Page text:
What are these?!
Location: South Carolina
June 19, 2011 2:42 pm
My daughter and I found these on our back porch in SC in the summertime. We found three yellow ones and one brown one…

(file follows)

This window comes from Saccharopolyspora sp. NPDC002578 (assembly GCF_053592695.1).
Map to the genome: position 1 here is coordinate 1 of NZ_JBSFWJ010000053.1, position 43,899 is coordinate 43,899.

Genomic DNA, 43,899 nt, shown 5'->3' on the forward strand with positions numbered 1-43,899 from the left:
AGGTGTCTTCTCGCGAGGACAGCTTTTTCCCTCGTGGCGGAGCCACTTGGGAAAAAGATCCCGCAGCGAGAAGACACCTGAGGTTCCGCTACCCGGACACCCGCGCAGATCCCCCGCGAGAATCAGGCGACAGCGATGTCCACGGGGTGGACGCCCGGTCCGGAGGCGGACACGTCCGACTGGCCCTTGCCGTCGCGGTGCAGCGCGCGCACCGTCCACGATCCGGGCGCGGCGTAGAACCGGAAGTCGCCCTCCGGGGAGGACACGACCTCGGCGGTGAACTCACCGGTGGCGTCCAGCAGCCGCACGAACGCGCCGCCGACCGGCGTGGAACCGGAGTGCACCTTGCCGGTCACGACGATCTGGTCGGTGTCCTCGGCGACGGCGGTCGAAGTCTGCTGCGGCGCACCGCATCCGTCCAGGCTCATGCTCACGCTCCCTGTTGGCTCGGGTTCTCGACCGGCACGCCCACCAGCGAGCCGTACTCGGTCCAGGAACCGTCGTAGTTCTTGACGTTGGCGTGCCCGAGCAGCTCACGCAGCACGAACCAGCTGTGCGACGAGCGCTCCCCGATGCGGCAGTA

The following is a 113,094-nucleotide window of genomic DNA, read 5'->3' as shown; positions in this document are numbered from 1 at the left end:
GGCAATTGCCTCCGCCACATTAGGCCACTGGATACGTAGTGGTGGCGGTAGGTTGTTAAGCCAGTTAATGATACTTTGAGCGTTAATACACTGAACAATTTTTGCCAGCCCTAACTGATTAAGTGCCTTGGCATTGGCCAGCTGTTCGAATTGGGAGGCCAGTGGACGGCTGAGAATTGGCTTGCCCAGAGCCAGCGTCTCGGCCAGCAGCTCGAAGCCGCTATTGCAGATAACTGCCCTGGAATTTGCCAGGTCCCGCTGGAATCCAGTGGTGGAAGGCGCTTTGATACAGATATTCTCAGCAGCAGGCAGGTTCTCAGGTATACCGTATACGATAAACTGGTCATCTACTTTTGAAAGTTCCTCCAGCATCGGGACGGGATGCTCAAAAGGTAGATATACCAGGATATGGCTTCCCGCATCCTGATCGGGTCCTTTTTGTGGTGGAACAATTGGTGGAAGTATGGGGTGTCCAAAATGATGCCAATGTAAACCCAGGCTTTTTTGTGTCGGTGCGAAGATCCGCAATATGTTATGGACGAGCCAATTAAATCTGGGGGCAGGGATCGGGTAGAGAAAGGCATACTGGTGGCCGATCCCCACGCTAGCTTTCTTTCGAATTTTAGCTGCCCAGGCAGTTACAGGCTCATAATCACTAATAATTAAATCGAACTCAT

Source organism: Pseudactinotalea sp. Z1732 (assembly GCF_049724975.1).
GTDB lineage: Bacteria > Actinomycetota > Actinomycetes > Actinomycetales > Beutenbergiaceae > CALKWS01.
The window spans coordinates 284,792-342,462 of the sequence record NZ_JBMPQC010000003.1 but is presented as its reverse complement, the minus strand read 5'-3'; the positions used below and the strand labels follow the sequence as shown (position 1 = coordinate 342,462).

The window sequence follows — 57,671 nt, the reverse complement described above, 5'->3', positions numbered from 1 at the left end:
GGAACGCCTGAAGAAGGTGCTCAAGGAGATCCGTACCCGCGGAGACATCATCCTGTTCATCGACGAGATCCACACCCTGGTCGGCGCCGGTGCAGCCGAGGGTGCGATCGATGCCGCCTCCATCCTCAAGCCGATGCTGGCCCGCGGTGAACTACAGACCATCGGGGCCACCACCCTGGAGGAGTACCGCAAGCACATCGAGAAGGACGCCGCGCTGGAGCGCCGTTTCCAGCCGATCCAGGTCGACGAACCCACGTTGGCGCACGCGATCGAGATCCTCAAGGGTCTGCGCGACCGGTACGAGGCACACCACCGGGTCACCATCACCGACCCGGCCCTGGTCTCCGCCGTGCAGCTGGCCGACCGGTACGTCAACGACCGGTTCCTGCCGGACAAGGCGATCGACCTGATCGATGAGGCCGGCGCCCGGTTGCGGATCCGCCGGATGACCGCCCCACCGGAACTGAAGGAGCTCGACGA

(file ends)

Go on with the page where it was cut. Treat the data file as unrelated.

All of your photos are of Mayflies in the order Ephemeroptera, and we believe they are Giant Mayflies, or Golden Mayflies, or Burrowing Mayflies in the genus Hexagenia, based on images posted to BugGuide. BugGuide notes: “Very large mayflies. Usually pale golden yellow at least when freshly emerged, i.e., subimago. Several species dark with bold striped pattern as mature imagos. Wings not uniformly dark, as are some other genera of this family. Pale brown band across abdomen. Antennae, legs, and tails yellow. (Photographs show either pale golden mayflies–probably subimagos, or very dark individuals, full imagoes?)” Mayflies are unique among insects in that they molt twice as adults. Daniel Marlos in his book, The Curious World of Bugs, writes: “Shortly after emerging from the water in preparation for becoming an adult, the naiad, or aquatic nymph, molts and assumes its winged form. This is known as the subimago because within a few hours, it will molt again, shedding even the covering of its wings, at which point it becomes a full adult, or imago.” We are inclined to believe that your yellow individuals are sumimagos, and the brown individual is an imago or mature adult.